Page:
LISBON (Reuters) - Tens of thousands marched in Lisbon and Porto on Saturday to protest against austerity measures imposed under the terms of an EU/IMF bailout, the first major rallies since a center-right government took power in Portugal in June.
The largest union, CGTP, which organized the demonstrations, called for more rallies and labor action in the week of October 20-27 “against impoverishment and injustice, against the aggression by the International Monetary Fund.”
CGTP leader Manuel Carvalho da Silva said as many as 130,000 people took part in the rally in Lisbon, where protesters filled the central Liberdade thoroughfare. Police declined to provide an estimate of the crowd.
The tax on electricity and gas bills rose to 23 percent from 6 on Saturday to help plug a budget shortfall. Portugal is trying to avoid the fate of Greece, where a debt crisis has left the country on the brink of default.
Unlike in Greece and other European countries that have been the scene of violent protests against austerity measures, rallies in Portugal are traditionally peaceful and Saturday’s was no exception.
Da Silva stopped short of calling for a general strike which Portugal last witnessed in November.
Under the terms of the 78 billion-euro ($104 billion) bailout, Portugal has to hike taxes, slash spending, apply structural reforms, especially in the labor market, and privatize state property to reduce the budget deficit.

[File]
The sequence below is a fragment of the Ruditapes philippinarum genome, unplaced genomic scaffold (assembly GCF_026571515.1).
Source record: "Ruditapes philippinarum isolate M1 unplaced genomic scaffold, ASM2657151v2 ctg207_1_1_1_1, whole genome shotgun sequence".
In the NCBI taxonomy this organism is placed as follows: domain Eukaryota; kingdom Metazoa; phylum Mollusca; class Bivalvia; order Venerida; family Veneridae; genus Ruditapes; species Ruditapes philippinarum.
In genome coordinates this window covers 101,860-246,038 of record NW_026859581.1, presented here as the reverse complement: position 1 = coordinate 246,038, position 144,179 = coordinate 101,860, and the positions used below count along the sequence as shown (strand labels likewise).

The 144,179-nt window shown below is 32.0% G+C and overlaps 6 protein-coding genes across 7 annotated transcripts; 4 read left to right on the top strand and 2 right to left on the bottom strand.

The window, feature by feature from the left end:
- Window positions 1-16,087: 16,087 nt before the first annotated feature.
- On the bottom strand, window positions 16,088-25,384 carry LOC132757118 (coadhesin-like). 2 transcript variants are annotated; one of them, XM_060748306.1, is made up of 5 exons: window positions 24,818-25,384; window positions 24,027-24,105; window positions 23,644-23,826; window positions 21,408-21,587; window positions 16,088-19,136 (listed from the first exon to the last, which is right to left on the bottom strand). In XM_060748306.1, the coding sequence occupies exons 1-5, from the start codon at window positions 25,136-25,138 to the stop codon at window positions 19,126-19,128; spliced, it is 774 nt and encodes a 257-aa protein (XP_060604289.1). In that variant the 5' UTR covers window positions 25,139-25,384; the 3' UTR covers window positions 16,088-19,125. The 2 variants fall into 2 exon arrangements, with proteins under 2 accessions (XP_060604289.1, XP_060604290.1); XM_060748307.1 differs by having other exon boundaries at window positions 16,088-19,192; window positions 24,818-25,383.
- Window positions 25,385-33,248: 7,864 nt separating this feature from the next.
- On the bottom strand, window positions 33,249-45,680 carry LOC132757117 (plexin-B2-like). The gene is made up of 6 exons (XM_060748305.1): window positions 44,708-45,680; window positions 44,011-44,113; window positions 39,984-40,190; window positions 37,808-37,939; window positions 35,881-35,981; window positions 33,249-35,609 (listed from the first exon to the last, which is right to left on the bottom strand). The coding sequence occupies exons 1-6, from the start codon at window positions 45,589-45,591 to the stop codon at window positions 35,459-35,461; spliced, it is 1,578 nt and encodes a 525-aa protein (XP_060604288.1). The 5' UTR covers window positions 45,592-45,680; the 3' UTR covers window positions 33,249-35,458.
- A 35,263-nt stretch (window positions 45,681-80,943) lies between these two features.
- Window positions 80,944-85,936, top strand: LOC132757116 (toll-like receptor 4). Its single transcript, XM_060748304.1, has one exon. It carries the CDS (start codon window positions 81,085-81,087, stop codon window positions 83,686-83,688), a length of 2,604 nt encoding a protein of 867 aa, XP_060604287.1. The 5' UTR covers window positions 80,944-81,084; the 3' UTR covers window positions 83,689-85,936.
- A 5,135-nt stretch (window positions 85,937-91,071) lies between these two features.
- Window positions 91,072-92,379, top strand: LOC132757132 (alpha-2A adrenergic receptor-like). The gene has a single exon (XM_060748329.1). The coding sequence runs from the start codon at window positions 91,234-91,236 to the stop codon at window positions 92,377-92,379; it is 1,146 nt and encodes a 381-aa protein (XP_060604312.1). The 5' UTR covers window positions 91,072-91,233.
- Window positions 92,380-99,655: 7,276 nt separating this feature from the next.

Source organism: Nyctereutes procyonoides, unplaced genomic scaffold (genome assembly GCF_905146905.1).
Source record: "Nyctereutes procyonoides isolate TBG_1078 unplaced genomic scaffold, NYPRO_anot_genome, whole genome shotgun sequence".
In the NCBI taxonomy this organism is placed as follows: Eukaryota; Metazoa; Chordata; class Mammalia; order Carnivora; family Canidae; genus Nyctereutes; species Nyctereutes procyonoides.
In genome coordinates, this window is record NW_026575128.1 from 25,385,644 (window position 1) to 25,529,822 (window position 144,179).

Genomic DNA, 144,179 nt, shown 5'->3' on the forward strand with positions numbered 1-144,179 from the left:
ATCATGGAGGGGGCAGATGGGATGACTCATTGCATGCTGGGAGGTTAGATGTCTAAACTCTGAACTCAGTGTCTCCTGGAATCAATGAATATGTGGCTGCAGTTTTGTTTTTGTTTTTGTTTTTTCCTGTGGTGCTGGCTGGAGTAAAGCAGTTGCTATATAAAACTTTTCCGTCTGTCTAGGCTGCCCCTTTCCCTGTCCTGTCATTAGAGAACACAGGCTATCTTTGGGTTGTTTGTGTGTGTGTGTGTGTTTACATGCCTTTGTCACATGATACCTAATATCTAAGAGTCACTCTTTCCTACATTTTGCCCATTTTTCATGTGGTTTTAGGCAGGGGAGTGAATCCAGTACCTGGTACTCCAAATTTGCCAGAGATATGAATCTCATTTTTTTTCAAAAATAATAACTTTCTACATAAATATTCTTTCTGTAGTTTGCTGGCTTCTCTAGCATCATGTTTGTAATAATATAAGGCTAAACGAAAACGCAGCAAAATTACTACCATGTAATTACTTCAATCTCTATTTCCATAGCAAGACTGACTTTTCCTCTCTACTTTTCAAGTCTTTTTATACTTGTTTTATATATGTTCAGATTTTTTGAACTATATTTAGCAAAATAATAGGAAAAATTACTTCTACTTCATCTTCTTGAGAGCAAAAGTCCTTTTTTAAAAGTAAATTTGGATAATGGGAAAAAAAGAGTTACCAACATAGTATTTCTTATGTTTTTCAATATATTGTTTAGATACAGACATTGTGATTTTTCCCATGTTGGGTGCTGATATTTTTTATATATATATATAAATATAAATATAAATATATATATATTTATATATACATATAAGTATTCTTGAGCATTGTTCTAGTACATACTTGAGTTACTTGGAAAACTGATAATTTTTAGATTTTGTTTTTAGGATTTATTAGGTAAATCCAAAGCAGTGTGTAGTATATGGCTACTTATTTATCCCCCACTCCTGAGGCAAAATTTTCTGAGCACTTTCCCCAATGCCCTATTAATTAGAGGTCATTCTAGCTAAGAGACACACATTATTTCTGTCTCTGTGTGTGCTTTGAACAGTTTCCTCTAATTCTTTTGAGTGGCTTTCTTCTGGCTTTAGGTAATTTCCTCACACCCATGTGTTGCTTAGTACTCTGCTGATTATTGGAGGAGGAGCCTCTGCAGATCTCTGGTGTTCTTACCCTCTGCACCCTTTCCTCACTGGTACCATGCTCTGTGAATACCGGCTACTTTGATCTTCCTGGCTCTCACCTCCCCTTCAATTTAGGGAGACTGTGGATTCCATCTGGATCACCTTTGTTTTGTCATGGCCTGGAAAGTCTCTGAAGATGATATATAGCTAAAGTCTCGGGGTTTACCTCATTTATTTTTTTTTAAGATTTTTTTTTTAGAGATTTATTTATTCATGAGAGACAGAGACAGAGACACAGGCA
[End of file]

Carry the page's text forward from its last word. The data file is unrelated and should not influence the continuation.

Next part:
The measures are forecast to cause a deep recession this year and next, and a rise in unemployment from the current level of more than 12 percent, which is already the highest in three decades.
“When we analyze the first 100 days of the new government, it’s a disgrace ... the right and extreme right have no solution for the country’s problems, no economic development,” Carvalho da Silva told protesters.
“When they attack our rights, when poverty and injustice are growing, then our struggle has to be generalized, it has to be everyone’s struggle.”
The center-right coalition government took over in June backed by a solid parliamentary majority after a Socialist administration collapsed. The new government has promised to meet bailout-imposed budget deficit targets at any cost.
The unions reacted to the initial austerity drive last year with a general strike, but have since resorted to smaller sector strikes.
Analysts say social strife may intensify as higher taxes kick in, and as privatizations advance in companies such as the REN power grid operator and TAP airline.
Reporting By Andrei Khalip; Editing by Robert Woodward